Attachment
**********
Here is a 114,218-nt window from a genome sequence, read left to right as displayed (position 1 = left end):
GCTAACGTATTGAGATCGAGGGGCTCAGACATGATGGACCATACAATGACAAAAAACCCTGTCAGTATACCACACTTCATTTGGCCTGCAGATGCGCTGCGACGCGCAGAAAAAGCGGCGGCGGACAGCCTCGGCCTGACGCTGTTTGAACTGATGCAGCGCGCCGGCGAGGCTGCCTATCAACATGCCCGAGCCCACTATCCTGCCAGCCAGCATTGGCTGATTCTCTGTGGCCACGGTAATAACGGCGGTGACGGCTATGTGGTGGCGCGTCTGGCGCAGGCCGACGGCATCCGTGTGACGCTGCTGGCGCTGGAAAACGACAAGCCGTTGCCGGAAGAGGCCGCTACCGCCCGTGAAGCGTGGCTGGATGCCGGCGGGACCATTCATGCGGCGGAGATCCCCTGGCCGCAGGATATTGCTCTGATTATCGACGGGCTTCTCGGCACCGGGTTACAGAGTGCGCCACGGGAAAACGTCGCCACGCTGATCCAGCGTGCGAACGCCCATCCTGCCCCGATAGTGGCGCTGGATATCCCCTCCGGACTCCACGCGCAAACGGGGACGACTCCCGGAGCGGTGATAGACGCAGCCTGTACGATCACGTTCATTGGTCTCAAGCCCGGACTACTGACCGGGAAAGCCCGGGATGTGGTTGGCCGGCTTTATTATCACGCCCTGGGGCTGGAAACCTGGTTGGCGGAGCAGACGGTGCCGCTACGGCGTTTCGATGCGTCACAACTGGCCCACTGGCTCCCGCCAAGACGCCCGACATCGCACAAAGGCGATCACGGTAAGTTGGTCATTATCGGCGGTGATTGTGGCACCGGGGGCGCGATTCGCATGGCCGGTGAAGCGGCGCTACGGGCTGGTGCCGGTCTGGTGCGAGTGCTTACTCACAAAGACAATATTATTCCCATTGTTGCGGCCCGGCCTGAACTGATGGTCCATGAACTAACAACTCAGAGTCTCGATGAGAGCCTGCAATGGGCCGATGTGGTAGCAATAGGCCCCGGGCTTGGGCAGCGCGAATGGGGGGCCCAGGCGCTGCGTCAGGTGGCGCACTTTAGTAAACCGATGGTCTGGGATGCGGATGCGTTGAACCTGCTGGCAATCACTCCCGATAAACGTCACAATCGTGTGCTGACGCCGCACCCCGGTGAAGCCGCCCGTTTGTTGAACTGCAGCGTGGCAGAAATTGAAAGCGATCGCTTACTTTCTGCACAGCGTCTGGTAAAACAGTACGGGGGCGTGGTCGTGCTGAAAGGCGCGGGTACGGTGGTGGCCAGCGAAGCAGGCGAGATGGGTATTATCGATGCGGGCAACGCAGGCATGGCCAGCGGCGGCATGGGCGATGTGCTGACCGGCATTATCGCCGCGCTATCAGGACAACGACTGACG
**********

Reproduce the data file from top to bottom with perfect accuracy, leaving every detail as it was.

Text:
Here is a 114,218-nt window from a genome sequence, read left to right as displayed (position 1 = left end):
GCTAACGTATTGAGATCGAGGGGCTCAGACATGATGGACCATACAATGACAAAAAACCCTGTCAGTATACCACACTTCATTTGGCCTGCAGATGCGCTGCGACGCGCAGAAAAAGCGGCGGCGGACAGCCTCGGCCTGACGCTGTTTGAACTGATGCAGCGCGCCGGCGAGGCTGCCTATCAACATGCCCGAGCCCACTATCCTGCCAGCCAGCATTGGCTGATTCTCTGTGGCCACGGTAATAACGGCGGTGACGGCTATGTGGTGGCGCGTCTGGCGCAGGCCGACGGCATCCGTGTGACGCTGCTGGCGCTGGAAAACGACAAGCCGTTGCCGGAAGAGGCCGCTACCGCCCGTGAAGCGTGGCTGGATGCCGGCGGGACCATTCATGCGGCGGAGATCCCCTGGCCGCAGGATATTGCTCTGATTATCGACGGGCTTCTCGGCACCGGGTTACAGAGTGCGCCACGGGAAAACGTCGCCACGCTGATCCAGCGTGCGAACGCCCATCCTGCCCCGATAGTGGCGCTGGATATCCCCTCCGGACTCCACGCGCAAACGGGGACGACTCCCGGAGCGGTGATAGACGCAGCCTGTACGATCACGTTCATTGGTCTCAAGCCCGGACTACTGACCGGGAAAGCCCGGGATGTGGTTGGCCGGCTTTATTATCACGCCCTGGGGCTGGAAACCTGGTTGGCGGAGCAGACGGTGCCGCTACGGCGTTTCGATGCGTCACAACTGGCCCACTGGCTCCCGCCAAGACGCCCGACATCGCACAAAGGCGATCACGGTAAGTTGGTCATTATCGGCGGTGATTGTGGCACCGGGGGCGCGATTCGCATGGCCGGTGAAGCGGCGCTACGGGCTGGTGCCGGTCTGGTGCGAGTGCTTACTCACAAAGACAATATTATTCCCATTGTTGCGGCCCGGCCTGAACTGATGGTCCATGAACTAACAACTCAGAGTCTCGATGAGAGCCTGCAATGGGCCGATGTGGTAGCAATAGGCCCCGGGCTTGGGCAGCGCGAATGGGGGGCCCAGGCGCTGCGTCAGGTGGCGCACTTTAGTAAACCGATGGTCTGGGATGCGGATGCGTTGAACCTGCTGGCAATCACTCCCGATAAACGTCACAATCGTGTGCTGACGCCGCACCCCGGTGAAGCCGCCCGTTTGTTGAACTGCAGCGTGGCAGAAATTGAAAGCGATCGCTTACTTTCTGCACAGCGTCTGGTAAAACAGTACGGGGGCGTGGTCGTGCTGAAAGGCGCGGGTACGGTGGTGGCCAGCGAAGCAGGCGAGATGGGTATTATCGATGCGGGCAACGCAGGCATGGCCAGCGGCGGCATGGGCGATGTGCTGACCGGCATTATCGCCGCGCTATCAGGACAACGACTGACG